March 27, 2020
Free soybean seeds available to school, community gardens to grow-your-own protein
By Tracy Courage
U of A System Division of Agriculture
- Grow-Your-Own-Protein program teaches Arkansans about state’s largest crop and promotes healthy eating
- Soybeans are easy to grow, inexpensive protein source
- Schools, community gardens can request free seeds at https://bit.ly/2wGzfLs
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LITTLE ROCK — For gardeners looking for an easy-to-grow addition to their gardens, soybeans are a natural powerhouse: they’re easy to grow, they nourish the soil, and they provide a complete protein.
ight now, schools and community gardens can get free soybean seeds through the University of Arkansas System Division of Agriculture Cooperative Extension Service’s Grow Your Own Protein program as long as they donate their produce to schools, churches, food pantries, or other nonprofits serving food-insecure populations.
Teachers often request the seeds as part of their teaching gardens, and several Master Gardener clubs grow soybeans to donate to their local food banks.
“We want the seeds to go to people who grow them for educational purposes, donations and demonstrations,” said Diedre Young, extension’s Soybean Science Challenge coordinator. “They’re a great addition to any garden, and right now, when a lot of families are struggling with lost income, plant-based protein can help stretch food dollars.”
Soybeans offer several health benefits. They are a complete protein, with all of the essential amino acids, meaning they have as much protein as animal products such as eggs, meats, poultry and seafood, according to the U.S. Food and Drug Administration. The FDA recommends adults ingest 50 grams of protein per day.
Soybeans are picked early when they are most tender and are commonly called edamame. Many grocery stores sell frozen edamame, which can be added to salads, stir-fry and other entrees to add protein.
Now in its fifth year, the Grow Your Own Protein program has seen participation double. The program started in 2016 with 24 gardens. Last year, 56 community gardens in 27 counties in the state grew soybeans. Washington County led the state with nine gardens followed by Jefferson Count with six plots. So far this year, Extension has received more than 40 requests for seeds.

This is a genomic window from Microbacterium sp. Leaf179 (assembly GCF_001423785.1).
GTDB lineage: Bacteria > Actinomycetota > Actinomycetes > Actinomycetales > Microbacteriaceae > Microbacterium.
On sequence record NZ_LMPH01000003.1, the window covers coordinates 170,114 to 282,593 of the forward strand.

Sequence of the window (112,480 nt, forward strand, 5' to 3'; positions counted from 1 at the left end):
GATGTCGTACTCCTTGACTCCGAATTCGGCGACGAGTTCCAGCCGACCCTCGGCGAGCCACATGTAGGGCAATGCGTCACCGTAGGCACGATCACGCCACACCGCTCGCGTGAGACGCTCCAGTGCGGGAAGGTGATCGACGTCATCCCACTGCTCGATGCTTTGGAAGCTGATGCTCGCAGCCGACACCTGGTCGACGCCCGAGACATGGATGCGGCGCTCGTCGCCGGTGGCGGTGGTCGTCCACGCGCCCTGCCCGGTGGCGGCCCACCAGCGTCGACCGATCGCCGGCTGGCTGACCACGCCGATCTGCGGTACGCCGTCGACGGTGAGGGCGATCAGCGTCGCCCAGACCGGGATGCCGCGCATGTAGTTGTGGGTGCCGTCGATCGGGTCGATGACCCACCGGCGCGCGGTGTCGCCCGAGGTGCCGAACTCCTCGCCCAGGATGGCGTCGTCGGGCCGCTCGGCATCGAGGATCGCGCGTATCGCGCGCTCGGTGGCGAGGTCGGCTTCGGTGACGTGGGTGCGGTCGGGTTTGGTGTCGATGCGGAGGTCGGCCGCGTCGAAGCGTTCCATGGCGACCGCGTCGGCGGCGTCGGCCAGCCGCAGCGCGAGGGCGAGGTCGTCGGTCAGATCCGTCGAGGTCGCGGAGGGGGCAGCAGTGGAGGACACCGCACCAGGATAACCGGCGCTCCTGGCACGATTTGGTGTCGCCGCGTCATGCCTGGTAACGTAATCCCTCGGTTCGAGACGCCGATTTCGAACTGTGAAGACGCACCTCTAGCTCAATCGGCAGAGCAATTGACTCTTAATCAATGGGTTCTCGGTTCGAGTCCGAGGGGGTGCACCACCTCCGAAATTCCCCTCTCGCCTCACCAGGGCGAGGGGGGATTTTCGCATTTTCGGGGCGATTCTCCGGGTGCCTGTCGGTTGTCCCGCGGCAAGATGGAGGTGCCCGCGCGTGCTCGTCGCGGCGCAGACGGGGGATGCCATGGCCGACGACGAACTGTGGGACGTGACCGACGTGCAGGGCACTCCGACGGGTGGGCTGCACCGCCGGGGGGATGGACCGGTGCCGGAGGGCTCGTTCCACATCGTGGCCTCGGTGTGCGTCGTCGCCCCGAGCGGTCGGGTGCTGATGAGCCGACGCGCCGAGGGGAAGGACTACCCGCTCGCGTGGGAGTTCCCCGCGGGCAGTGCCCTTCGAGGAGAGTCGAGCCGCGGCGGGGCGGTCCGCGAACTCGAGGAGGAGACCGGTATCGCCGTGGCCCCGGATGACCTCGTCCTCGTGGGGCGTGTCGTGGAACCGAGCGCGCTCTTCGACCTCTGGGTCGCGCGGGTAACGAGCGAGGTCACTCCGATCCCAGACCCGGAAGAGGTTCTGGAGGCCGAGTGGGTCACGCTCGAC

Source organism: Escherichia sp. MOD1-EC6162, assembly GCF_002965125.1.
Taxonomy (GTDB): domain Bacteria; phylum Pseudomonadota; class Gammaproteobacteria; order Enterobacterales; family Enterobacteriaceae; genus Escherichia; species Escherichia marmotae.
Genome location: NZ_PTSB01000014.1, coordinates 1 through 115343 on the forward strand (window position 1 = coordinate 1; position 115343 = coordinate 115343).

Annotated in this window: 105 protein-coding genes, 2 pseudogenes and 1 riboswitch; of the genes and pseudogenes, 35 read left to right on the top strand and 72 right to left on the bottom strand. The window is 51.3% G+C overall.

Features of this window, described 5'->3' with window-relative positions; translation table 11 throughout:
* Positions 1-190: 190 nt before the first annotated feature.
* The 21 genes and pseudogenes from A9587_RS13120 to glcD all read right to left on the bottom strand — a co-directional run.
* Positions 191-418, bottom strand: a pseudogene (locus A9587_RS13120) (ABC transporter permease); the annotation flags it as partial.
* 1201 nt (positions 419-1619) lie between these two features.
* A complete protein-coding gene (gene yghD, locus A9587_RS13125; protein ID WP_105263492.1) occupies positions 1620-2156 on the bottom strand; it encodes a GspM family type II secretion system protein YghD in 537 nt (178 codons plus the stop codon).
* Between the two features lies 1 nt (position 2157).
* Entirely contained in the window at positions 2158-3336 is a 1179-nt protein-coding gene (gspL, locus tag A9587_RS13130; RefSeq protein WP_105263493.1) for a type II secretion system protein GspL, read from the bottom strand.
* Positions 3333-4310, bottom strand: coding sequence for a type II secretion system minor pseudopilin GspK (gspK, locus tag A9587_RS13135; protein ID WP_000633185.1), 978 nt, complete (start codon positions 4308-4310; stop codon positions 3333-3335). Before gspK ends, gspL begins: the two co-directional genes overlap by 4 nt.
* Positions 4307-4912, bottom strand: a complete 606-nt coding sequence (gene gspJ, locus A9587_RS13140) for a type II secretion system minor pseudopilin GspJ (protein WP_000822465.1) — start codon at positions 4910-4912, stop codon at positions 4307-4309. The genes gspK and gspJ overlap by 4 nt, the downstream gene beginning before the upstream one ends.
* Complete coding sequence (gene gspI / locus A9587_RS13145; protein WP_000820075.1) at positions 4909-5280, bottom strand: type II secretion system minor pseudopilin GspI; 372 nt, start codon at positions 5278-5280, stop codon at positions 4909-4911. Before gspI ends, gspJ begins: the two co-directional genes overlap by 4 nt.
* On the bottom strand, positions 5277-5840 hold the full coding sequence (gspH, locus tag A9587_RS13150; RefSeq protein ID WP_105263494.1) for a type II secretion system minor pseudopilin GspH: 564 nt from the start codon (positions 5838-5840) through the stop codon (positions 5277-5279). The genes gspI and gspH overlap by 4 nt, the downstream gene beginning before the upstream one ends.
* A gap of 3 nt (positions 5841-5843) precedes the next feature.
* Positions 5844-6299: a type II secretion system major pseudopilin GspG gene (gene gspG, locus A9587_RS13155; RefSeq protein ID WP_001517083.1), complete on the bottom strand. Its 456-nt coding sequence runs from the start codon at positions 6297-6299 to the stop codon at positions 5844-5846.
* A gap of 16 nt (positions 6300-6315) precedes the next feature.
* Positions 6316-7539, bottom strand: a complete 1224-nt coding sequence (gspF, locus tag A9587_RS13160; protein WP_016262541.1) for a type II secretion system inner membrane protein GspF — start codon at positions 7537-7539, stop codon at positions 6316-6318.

The Grow Your Own Protein program grew out of the Soybean Science Challenge, a program funded by the Arkansas Soybean Promotion Board that encourages Arkansas high school students to study innovative and scientific aspects of soybeans, which contribute to Arkansas’ agricultural economy. It’s also a way to teach Arkansans about a crop that has a significant impact on the state’s economy. In Arkansas, soybean is grown on about 3.3 million acres and generates about $1.7 billion annually.
Request forms are available online at https://bit.ly/2wGzfLs and should be completed and sent to Diedre Young at email@example.com. Seeds will be mailed later to recipients. Seeds should be planted between late April and early May and should be ready to pick in 80-85 days.
About the Division of Agriculture
The University of Arkansas System Division of Agriculture’s mission is to strengthen agriculture, communities, and families by connecting trusted research to the adoption of best practices. Through the Agricultural Experiment Station and the Cooperative Extension Service, the Division of Agriculture conducts research and extension work within the nation’s historic land grant education system.
The Division of Agriculture is one of 20 entities within the University of Arkansas System. It has offices in all 75 counties in Arkansas and faculty on five system campuses.
The University of Arkansas System Division of Agriculture offers all its Extension and Research programs and services without regard to race, color, sex, gender identity, sexual orientation, national origin, religion, age, disability, marital or veteran status, genetic information, or any other legally protected status, and is an Affirmative Action/Equal Opportunity Employer.
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Director, Communications Services
U of A System Division of Agriculture
Cooperative Extension Service